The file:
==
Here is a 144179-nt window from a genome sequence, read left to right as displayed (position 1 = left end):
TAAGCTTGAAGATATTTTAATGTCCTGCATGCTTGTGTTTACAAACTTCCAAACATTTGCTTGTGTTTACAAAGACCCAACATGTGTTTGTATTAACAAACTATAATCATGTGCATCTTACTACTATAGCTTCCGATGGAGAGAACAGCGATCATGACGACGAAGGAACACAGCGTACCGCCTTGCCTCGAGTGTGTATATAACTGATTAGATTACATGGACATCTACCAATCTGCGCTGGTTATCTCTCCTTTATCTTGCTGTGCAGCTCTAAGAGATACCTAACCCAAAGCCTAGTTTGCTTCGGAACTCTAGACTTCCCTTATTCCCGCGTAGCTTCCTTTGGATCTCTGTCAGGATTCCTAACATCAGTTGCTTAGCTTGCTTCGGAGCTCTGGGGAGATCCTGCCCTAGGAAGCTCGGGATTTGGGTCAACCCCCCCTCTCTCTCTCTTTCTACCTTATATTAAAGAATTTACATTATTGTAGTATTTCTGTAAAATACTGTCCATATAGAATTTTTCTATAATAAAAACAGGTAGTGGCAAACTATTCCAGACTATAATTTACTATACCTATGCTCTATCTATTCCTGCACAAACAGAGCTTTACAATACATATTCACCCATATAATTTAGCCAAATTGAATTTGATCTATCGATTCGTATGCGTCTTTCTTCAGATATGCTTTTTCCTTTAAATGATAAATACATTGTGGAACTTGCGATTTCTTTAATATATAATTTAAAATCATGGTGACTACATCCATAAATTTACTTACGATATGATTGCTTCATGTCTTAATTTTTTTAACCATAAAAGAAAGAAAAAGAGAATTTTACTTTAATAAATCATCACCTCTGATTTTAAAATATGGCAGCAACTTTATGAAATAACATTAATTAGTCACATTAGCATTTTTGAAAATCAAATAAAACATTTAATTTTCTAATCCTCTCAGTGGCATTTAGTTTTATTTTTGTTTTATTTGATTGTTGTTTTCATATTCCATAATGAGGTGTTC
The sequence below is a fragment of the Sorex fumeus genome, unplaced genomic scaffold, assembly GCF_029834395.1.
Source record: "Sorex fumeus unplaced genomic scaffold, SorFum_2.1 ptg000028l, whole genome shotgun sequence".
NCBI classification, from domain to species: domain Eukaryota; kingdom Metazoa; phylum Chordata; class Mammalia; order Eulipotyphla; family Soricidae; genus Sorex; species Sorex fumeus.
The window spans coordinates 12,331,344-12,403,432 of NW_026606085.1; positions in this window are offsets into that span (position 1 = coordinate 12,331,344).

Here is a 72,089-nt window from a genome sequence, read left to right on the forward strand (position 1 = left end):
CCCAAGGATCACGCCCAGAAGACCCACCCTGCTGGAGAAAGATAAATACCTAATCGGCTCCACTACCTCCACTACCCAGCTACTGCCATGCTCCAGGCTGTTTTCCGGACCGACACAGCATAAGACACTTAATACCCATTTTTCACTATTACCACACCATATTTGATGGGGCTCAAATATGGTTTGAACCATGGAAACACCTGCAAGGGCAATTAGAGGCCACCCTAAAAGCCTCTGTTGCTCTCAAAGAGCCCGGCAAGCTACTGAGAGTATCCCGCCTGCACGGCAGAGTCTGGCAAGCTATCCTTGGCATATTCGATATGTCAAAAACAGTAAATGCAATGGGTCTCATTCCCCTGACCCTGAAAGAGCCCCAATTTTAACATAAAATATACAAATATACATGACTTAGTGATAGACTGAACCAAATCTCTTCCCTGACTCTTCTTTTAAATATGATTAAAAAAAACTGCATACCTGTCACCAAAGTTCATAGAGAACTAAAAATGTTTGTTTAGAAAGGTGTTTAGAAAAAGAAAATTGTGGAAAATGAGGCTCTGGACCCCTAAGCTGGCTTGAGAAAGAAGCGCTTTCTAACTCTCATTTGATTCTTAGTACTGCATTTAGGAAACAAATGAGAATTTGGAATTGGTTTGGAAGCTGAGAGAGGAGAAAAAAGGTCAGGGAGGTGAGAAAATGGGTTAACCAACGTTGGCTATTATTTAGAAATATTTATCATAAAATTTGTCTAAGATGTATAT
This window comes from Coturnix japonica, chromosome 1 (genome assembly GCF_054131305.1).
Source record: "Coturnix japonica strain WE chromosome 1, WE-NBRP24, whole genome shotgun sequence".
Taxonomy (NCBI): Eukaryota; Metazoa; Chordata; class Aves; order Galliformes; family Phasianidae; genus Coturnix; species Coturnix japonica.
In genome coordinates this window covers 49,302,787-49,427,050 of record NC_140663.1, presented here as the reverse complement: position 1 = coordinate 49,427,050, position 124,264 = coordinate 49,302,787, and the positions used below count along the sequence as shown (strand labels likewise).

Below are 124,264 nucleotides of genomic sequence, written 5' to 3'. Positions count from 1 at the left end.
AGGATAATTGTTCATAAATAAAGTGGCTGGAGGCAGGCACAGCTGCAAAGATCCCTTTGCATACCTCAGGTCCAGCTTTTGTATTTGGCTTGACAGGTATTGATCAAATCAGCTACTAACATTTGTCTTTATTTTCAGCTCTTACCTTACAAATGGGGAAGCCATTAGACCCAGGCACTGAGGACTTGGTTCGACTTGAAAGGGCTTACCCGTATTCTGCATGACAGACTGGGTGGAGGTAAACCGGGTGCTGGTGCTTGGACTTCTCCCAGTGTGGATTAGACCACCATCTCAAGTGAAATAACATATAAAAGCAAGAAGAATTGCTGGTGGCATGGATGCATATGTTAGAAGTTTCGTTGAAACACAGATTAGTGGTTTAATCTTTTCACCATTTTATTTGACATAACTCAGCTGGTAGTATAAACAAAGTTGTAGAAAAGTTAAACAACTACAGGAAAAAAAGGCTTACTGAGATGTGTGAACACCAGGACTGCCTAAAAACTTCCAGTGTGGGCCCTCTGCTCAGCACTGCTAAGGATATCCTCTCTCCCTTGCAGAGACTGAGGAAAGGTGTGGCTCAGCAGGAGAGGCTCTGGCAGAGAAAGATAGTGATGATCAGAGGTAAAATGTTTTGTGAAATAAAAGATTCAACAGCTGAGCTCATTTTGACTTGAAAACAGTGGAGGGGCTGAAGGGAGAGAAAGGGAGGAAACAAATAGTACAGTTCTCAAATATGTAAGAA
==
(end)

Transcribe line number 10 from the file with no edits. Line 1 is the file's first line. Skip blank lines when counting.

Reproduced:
Source record: "Coturnix japonica strain WE chromosome 1, WE-NBRP24, whole genome shotgun sequence".